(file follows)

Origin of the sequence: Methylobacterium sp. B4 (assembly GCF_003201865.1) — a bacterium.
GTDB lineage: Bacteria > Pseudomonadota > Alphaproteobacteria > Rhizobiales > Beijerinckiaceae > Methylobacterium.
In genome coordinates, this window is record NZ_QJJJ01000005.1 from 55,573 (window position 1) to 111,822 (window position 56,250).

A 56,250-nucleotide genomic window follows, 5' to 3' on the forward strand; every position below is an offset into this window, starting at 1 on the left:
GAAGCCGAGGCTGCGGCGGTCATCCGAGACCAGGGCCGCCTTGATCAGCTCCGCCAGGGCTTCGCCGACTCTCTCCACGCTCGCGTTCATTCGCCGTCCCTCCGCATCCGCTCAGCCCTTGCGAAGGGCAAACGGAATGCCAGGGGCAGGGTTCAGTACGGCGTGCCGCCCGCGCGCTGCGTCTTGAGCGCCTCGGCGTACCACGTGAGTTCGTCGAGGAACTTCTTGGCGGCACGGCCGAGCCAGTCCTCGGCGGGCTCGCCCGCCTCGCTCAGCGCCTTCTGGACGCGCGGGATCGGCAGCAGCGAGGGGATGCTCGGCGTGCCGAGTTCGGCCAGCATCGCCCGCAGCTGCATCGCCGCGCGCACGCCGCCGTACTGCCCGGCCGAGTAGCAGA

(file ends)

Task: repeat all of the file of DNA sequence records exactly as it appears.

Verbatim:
Origin of the sequence: Methylobacterium sp. B4 (assembly GCF_003201865.1) — a bacterium.
GTDB lineage: Bacteria > Pseudomonadota > Alphaproteobacteria > Rhizobiales > Beijerinckiaceae > Methylobacterium.
In genome coordinates, this window is record NZ_QJJJ01000005.1 from 55,573 (window position 1) to 111,822 (window position 56,250).

A 56,250-nucleotide genomic window follows, 5' to 3' on the forward strand; every position below is an offset into this window, starting at 1 on the left:
GAAGCCGAGGCTGCGGCGGTCATCCGAGACCAGGGCCGCCTTGATCAGCTCCGCCAGGGCTTCGCCGACTCTCTCCACGCTCGCGTTCATTCGCCGTCCCTCCGCATCCGCTCAGCCCTTGCGAAGGGCAAACGGAATGCCAGGGGCAGGGTTCAGTACGGCGTGCCGCCCGCGCGCTGCGTCTTGAGCGCCTCGGCGTACCACGTGAGTTCGTCGAGGAACTTCTTGGCGGCACGGCCGAGCCAGTCCTCGGCGGGCTCGCCCGCCTCGCTCAGCGCCTTCTGGACGCGCGGGATCGGCAGCAGCGAGGGGATGCTCGGCGTGCCGAGTTCGGCCAGCATCGCCCGCAGCTGCATCGCCGCGCGCACGCCGCCGTACTGCCCGGCCGAGTAGCAGA